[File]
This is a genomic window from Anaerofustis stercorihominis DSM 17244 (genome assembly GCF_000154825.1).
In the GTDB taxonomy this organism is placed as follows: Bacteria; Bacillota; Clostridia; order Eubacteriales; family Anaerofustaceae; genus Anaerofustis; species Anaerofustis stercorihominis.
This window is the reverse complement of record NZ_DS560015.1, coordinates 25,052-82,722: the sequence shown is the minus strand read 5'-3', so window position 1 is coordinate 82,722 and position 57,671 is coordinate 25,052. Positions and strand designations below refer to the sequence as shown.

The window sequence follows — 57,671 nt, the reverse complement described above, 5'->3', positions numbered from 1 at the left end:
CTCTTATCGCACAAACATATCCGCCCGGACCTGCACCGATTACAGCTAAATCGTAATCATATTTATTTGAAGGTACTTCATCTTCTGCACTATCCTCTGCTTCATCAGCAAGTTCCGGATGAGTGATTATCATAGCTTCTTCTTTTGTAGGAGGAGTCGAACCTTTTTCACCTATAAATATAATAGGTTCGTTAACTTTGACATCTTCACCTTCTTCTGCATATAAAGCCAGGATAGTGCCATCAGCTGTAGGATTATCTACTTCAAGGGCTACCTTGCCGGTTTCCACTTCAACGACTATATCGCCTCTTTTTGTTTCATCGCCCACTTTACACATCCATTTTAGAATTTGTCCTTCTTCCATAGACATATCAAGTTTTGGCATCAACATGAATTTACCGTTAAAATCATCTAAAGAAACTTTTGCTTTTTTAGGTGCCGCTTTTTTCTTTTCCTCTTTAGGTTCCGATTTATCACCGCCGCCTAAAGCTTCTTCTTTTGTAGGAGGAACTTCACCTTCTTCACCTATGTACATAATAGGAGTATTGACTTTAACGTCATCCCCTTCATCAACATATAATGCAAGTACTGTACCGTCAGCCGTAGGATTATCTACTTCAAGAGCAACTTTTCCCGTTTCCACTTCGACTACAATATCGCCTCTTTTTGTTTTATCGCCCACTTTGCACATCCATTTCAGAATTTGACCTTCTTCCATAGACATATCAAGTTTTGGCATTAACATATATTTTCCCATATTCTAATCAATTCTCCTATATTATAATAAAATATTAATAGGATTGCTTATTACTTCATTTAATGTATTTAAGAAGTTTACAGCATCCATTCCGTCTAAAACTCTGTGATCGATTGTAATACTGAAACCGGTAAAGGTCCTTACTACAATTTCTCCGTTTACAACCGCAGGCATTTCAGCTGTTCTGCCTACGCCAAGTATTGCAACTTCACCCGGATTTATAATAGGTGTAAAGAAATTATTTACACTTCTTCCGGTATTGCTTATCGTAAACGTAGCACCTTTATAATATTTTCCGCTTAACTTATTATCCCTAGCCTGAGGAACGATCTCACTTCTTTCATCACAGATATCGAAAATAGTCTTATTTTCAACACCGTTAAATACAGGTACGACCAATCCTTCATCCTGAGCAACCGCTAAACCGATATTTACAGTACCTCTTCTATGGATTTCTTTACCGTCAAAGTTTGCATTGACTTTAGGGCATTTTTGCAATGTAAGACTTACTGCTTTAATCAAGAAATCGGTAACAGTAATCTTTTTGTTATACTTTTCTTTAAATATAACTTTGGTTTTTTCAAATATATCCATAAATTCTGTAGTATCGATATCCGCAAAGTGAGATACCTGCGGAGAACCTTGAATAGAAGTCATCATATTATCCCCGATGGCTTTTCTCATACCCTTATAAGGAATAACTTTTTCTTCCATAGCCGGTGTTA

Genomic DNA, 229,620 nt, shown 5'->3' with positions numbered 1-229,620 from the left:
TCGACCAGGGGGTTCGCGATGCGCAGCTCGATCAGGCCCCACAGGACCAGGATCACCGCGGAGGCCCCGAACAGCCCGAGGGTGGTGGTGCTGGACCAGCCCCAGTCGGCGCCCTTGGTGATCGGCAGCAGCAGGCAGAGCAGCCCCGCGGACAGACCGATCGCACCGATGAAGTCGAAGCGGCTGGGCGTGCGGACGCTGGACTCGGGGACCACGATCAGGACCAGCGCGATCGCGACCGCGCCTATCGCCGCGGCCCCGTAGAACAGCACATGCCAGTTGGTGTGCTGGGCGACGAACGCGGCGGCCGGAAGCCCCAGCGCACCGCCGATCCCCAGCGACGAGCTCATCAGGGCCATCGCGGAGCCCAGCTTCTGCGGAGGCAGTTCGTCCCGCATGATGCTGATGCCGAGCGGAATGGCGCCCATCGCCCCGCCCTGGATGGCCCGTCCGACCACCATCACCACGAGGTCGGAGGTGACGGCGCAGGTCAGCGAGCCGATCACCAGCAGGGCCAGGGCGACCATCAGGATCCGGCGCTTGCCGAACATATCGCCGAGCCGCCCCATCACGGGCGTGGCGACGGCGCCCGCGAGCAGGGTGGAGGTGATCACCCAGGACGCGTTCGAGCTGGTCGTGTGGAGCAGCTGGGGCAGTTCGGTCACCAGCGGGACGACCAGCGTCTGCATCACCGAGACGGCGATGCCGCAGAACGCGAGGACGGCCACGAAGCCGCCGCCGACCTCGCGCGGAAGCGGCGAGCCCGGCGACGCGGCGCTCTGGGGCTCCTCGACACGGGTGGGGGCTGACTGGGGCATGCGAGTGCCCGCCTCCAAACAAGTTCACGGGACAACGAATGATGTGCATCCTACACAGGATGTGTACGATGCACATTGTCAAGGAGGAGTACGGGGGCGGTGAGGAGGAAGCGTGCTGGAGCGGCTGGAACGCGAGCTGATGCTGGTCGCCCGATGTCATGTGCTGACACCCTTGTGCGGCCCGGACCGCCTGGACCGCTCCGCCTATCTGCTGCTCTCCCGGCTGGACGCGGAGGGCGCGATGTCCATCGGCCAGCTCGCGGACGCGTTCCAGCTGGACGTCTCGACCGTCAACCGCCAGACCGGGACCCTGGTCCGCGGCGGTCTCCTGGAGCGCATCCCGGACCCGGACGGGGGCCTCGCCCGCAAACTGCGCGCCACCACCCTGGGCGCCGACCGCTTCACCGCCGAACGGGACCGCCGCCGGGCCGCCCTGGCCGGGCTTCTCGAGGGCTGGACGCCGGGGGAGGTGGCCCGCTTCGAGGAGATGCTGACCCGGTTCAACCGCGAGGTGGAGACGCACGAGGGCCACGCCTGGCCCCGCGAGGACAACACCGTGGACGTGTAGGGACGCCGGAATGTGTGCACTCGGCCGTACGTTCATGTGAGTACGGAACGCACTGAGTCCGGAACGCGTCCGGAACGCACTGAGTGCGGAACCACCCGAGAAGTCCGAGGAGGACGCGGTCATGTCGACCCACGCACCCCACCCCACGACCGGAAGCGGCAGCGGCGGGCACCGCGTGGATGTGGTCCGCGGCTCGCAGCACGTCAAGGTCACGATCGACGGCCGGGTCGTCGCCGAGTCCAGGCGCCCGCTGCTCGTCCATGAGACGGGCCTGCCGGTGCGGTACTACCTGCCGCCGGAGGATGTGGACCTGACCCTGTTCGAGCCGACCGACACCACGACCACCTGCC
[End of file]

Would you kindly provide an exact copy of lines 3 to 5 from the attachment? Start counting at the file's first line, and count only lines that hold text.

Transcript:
This window is the reverse complement of record NZ_DS560015.1, coordinates 25,052-82,722: the sequence shown is the minus strand read 5'-3', so window position 1 is coordinate 82,722 and position 57,671 is coordinate 25,052. Positions and strand designations below refer to the sequence as shown.

The window sequence follows — 57,671 nt, the reverse complement described above, 5'->3', positions numbered from 1 at the left end:
CTCTTATCGCACAAACATATCCGCCCGGACCTGCACCGATTACAGCTAAATCGTAATCATATTTATTTGAAGGTACTTCATCTTCTGCACTATCCTCTGCTTCATCAGCAAGTTCCGGATGAGTGATTATCATAGCTTCTTCTTTTGTAGGAGGAGTCGAACCTTTTTCACCTATAAATATAATAGGTTCGTTAACTTTGACATCTTCACCTTCTTCTGCATATAAAGCCAGGATAGTGCCATCAGCTGTAGGATTATCTACTTCAAGGGCTACCTTGCCGGTTTCCACTTCAACGACTATATCGCCTCTTTTTGTTTCATCGCCCACTTTACACATCCATTTTAGAATTTGTCCTTCTTCCATAGACATATCAAGTTTTGGCATCAACATGAATTTACCGTTAAAATCATCTAAAGAAACTTTTGCTTTTTTAGGTGCCGCTTTTTTCTTTTCCTCTTTAGGTTCCGATTTATCACCGCCGCCTAAAGCTTCTTCTTTTGTAGGAGGAACTTCACCTTCTTCACCTATGTACATAATAGGAGTATTGACTTTAACGTCATCCCCTTCATCAACATATAATGCAAGTACTGTACCGTCAGCCGTAGGATTATCTACTTCAAGAGCAACTTTTCCCGTTTCCACTTCGACTACAATATCGCCTCTTTTTGTTTTATCGCCCACTTTGCACATCCATTTCAGAATTTGACCTTCTTCCATAGACATATCAAGTTTTGGCATTAACATATATTTTCCCATATTCTAATCAATTCTCCTATATTATAATAAAATATTAATAGGATTGCTTATTACTTCATTTAATGTATTTAAGAAGTTTACAGCATCCATTCCGTCTAAAACTCTGTGATCGATTGTAATACTGAAACCGGTAAAGGTCCTTACTACAATTTCTCCGTTTACAACCGCAGGCATTTCAGCTGTTCTGCCTACGCCAAGTATTGCAACTTCACCCGGATTTATAATAGGTGTAAAGAAATTATTTACACTTCTTCCGGTATTGCTTATCGTAAACGTAGCACCTTTATAATATTTTCCGCTTAACTTATTATCCCTAGCCTGAGGAACGATCTCACTTCTTTCATCACAGATATCGAAAATAGTCTTATTTTCAACACCGTTAAATACAGGTACGACCAATCCTTCATCCTGAGCAACCGCTAAACCGATATTTACAGTACCTCTTCTATGGATTTCTTTACCGTCAAAGTTTGCATTGACTTTAGGGCATTTTTGCAATGTAAGACTTACTGCTTTAATCAAGAAATCGGTAACAGTAATCTTTTTGTTATACTTTTCTTTAAATATAACTTTGGTTTTTTCAAATATATCCATAAATTCTGTAGTATCGATATCCGCAAAGTGAGATACCTGCGGAGAACCTTGAATAGAAGTCATCATATTATCCCCGATGGCTTTTCTCATACCCTTATAAGGAATAACTTTTTCTTCCATAGCCGGTGTTA